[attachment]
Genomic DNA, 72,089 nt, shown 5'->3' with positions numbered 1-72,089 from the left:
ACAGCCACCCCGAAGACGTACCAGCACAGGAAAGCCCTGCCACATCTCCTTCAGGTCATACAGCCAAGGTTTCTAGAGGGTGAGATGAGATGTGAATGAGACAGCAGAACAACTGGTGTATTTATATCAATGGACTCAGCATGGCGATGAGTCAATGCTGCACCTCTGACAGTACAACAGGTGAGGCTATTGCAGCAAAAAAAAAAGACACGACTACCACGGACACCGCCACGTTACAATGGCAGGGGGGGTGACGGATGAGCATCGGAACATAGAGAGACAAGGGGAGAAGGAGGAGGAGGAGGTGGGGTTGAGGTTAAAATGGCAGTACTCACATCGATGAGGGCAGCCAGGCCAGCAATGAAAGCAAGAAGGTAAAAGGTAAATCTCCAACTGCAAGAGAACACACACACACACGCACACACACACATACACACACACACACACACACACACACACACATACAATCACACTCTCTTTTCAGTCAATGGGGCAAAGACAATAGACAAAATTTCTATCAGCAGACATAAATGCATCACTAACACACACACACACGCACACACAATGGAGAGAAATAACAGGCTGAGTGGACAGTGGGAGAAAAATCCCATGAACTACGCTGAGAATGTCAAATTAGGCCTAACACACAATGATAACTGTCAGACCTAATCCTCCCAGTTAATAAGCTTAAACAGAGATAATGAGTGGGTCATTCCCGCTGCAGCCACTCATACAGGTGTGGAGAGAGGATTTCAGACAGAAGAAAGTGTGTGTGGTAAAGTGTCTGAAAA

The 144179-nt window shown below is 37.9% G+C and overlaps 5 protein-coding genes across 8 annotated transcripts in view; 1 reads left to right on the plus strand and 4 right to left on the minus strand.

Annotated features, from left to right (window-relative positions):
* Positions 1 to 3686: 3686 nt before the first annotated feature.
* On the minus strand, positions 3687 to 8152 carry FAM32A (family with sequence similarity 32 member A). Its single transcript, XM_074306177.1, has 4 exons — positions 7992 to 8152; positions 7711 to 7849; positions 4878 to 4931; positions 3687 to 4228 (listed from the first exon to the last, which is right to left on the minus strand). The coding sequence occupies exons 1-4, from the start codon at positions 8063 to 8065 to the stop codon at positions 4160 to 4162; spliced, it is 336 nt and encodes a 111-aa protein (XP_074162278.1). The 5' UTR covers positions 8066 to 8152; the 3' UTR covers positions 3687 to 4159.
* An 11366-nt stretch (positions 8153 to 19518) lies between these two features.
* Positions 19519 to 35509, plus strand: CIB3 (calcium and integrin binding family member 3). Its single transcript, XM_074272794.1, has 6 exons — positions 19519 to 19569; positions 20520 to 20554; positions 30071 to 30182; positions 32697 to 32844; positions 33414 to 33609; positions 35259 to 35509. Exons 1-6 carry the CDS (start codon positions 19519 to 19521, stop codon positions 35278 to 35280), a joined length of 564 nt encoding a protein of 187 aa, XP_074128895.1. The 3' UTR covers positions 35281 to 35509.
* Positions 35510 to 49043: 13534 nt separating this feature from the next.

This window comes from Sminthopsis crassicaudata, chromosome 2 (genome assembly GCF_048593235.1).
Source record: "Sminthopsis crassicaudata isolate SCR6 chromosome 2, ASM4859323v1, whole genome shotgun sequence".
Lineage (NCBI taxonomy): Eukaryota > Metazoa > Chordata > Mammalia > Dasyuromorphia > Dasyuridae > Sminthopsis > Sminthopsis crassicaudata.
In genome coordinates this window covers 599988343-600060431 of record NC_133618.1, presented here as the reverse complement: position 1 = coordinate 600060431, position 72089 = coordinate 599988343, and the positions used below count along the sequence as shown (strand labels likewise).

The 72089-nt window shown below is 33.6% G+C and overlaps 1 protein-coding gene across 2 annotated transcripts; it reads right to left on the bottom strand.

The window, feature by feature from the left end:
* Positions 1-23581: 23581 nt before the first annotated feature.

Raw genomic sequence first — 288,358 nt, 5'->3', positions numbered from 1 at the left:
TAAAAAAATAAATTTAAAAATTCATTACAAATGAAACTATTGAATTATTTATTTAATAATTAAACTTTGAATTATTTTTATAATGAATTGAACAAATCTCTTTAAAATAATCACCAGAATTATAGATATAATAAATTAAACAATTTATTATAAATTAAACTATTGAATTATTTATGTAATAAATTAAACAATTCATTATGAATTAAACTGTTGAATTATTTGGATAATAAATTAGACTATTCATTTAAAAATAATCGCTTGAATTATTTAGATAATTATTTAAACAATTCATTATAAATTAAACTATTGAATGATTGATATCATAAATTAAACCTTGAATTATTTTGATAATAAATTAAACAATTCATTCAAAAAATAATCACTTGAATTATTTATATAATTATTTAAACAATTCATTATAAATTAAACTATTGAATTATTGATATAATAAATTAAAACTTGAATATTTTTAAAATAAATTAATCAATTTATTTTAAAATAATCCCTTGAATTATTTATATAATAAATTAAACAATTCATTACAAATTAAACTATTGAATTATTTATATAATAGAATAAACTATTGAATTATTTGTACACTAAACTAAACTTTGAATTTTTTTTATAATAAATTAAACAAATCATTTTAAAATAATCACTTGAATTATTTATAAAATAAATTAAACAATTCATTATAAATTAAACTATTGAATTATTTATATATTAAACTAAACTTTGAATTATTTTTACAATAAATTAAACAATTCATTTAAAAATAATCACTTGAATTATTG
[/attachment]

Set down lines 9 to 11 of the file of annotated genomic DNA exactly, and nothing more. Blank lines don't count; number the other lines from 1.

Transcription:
* Positions 35510 to 49043: 13534 nt separating this feature from the next.

This window comes from Sminthopsis crassicaudata, chromosome 2 (genome assembly GCF_048593235.1).
Source record: "Sminthopsis crassicaudata isolate SCR6 chromosome 2, ASM4859323v1, whole genome shotgun sequence".